Fireworks at a football match [es] in Bolivia turned deadly after a flare hit and killed a 14-year-old boy. To cover the tragedy, media outlets used an image from the boy's Facebook page, sparking a debate on whether it is ethical, or even legal, to use photographs of minors from social networks.
The boy was supporting San Jose, a football club from Oruro city in Bolivia on February 20, 2013. San Jose was playing against Corinthians, a popular Brazilian squad and the defending champion of the 2012 Copa Libertadores, the most important football tournament for clubs in Latin America.
Five minutes after the kick-off Corinthians scored a goal. Although banned in football stadiums, some fans responded with celebratory fireworks, and a flare ended up hitting the 14 year-old Bolivian fan. Local media reported [es] that the boy received medical aid, but died of his injuries on the way to the hospital.
National and international media started to follow the events closely after several Corinthians’ fans were arrested; a few remain in police custody and could be prosecuted.
Netizen Mario Duran (@mrduranch) [es] pointed out that local media used the victim's Facebook profile image to cover the tragedy. Duran inquired on Twitter whether such publication is ethical, moral, or even legal:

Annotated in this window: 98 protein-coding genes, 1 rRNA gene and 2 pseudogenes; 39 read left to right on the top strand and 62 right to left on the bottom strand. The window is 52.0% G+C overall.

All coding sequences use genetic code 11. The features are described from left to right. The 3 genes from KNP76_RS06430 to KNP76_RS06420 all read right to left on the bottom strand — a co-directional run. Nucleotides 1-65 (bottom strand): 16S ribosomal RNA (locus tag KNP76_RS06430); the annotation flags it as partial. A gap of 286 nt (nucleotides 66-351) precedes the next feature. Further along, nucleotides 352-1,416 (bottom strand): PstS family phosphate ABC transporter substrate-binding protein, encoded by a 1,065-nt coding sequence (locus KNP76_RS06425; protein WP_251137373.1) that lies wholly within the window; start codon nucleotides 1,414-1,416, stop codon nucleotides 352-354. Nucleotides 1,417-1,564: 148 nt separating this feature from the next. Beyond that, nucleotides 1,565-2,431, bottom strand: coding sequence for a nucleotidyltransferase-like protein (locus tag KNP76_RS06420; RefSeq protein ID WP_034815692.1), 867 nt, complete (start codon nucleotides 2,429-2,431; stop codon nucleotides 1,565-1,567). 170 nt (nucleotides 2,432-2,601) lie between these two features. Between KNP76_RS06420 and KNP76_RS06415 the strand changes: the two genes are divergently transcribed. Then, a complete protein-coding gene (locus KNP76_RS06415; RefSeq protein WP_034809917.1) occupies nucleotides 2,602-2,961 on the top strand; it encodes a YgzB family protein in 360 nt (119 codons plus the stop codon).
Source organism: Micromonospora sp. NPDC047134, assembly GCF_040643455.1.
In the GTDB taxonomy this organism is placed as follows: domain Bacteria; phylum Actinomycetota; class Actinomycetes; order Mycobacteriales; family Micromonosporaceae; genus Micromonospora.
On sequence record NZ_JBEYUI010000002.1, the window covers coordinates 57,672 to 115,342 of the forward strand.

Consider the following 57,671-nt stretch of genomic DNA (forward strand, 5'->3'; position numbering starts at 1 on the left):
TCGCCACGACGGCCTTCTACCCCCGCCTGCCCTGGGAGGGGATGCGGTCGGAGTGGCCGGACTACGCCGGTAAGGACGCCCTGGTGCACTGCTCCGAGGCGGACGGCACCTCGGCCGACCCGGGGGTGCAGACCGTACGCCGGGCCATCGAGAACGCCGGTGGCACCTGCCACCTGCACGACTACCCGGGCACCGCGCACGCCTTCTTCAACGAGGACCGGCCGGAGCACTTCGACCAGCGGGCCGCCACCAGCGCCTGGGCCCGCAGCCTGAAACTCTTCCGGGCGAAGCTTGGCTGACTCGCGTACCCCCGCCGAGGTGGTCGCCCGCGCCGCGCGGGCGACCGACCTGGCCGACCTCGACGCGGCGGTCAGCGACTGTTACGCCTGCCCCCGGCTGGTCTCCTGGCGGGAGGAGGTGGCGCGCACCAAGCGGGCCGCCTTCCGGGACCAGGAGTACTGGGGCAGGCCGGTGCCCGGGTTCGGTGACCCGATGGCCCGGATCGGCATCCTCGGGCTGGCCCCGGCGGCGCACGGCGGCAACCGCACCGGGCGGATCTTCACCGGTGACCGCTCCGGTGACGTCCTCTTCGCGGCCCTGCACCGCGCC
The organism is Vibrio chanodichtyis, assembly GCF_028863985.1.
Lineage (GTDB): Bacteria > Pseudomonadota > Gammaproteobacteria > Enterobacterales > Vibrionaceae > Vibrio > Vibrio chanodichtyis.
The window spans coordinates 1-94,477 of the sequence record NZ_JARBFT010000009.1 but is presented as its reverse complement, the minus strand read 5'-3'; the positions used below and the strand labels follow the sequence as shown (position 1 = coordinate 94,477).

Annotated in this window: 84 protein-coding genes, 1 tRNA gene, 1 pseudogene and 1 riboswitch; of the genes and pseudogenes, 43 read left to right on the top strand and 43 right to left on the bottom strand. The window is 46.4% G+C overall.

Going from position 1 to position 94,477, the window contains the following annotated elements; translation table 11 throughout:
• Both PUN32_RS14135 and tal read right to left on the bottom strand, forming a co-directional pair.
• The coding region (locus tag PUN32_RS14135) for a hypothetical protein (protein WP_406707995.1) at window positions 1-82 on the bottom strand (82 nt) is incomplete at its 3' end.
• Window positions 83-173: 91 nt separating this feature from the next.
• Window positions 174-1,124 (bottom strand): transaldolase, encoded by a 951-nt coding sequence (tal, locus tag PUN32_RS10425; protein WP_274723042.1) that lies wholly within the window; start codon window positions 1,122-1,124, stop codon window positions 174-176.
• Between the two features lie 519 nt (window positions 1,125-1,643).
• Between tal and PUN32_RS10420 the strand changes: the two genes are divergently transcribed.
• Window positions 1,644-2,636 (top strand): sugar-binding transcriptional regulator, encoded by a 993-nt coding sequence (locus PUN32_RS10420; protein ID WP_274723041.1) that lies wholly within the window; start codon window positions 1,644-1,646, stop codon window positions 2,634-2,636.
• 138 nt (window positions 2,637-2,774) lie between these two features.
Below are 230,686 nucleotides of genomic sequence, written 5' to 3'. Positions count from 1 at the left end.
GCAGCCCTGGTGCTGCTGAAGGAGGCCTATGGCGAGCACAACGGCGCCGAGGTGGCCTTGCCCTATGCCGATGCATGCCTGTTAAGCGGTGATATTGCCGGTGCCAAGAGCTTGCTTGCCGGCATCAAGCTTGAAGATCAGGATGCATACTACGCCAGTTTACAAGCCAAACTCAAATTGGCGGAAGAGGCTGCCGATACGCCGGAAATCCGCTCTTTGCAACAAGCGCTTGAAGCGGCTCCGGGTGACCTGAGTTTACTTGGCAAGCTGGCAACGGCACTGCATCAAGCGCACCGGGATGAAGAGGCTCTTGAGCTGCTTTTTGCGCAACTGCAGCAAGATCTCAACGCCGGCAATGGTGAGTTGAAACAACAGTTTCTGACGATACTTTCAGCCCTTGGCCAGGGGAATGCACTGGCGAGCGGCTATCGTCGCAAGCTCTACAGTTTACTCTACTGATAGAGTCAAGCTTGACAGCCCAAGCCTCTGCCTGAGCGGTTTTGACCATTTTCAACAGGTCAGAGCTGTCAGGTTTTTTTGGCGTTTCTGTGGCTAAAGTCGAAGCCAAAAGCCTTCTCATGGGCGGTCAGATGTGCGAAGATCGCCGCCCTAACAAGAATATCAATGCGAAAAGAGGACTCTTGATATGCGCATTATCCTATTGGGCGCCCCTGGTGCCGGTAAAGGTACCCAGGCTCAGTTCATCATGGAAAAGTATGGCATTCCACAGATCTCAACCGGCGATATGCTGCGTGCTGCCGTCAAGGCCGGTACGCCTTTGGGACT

Netizens, and particularly journalists, reacted with different points of view. Mario Duran published a few responses on his blog Palabras Libres [es].
Fabiola Chambi (@fabiolachambi) [es], a journalist who is very active online, immediately reacted to Mario's question:
Ruben Atahuichi (@RDAtahuichiL) [es], an editor at one of the largest national newspapers said:
Addressing the question from a legal angle, Mario Duran later commented:
Mauricio Quiroz (@MichoQuiroz) [es], another journalist, considers the issue from a different point of view:
Cesar Galindo (@CesarGalindQNMP), a well known journalist and TV presenter, also joined the debate saying: